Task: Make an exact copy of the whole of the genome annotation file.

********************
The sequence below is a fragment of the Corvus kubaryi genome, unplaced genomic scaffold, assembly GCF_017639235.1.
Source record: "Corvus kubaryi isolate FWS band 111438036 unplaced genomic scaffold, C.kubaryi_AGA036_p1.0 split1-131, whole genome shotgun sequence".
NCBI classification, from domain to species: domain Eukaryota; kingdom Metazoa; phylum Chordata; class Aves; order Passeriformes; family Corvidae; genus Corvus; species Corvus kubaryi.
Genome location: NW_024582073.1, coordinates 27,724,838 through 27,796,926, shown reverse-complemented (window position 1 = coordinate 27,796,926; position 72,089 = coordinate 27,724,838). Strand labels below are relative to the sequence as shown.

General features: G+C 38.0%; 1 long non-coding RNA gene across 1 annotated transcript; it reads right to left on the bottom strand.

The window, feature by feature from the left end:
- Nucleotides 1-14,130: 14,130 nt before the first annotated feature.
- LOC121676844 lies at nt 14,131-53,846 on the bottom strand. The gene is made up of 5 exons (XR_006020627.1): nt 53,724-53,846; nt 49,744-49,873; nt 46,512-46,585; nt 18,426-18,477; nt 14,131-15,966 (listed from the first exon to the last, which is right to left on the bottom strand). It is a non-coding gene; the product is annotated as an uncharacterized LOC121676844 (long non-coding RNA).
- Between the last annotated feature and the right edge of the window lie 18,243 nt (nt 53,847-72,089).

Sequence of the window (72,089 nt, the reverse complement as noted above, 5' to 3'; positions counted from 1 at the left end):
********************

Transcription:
The sequence below is a fragment of the Corvus kubaryi genome, unplaced genomic scaffold, assembly GCF_017639235.1.
Source record: "Corvus kubaryi isolate FWS band 111438036 unplaced genomic scaffold, C.kubaryi_AGA036_p1.0 split1-131, whole genome shotgun sequence".
NCBI classification, from domain to species: domain Eukaryota; kingdom Metazoa; phylum Chordata; class Aves; order Passeriformes; family Corvidae; genus Corvus; species Corvus kubaryi.
Genome location: NW_024582073.1, coordinates 27,724,838 through 27,796,926, shown reverse-complemented (window position 1 = coordinate 27,796,926; position 72,089 = coordinate 27,724,838). Strand labels below are relative to the sequence as shown.

General features: G+C 38.0%; 1 long non-coding RNA gene across 1 annotated transcript; it reads right to left on the bottom strand.

The window, feature by feature from the left end:
- Nucleotides 1-14,130: 14,130 nt before the first annotated feature.
- LOC121676844 lies at nt 14,131-53,846 on the bottom strand. The gene is made up of 5 exons (XR_006020627.1): nt 53,724-53,846; nt 49,744-49,873; nt 46,512-46,585; nt 18,426-18,477; nt 14,131-15,966 (listed from the first exon to the last, which is right to left on the bottom strand). It is a non-coding gene; the product is annotated as an uncharacterized LOC121676844 (long non-coding RNA).
- Between the last annotated feature and the right edge of the window lie 18,243 nt (nt 53,847-72,089).

Sequence of the window (72,089 nt, the reverse complement as noted above, 5' to 3'; positions counted from 1 at the left end):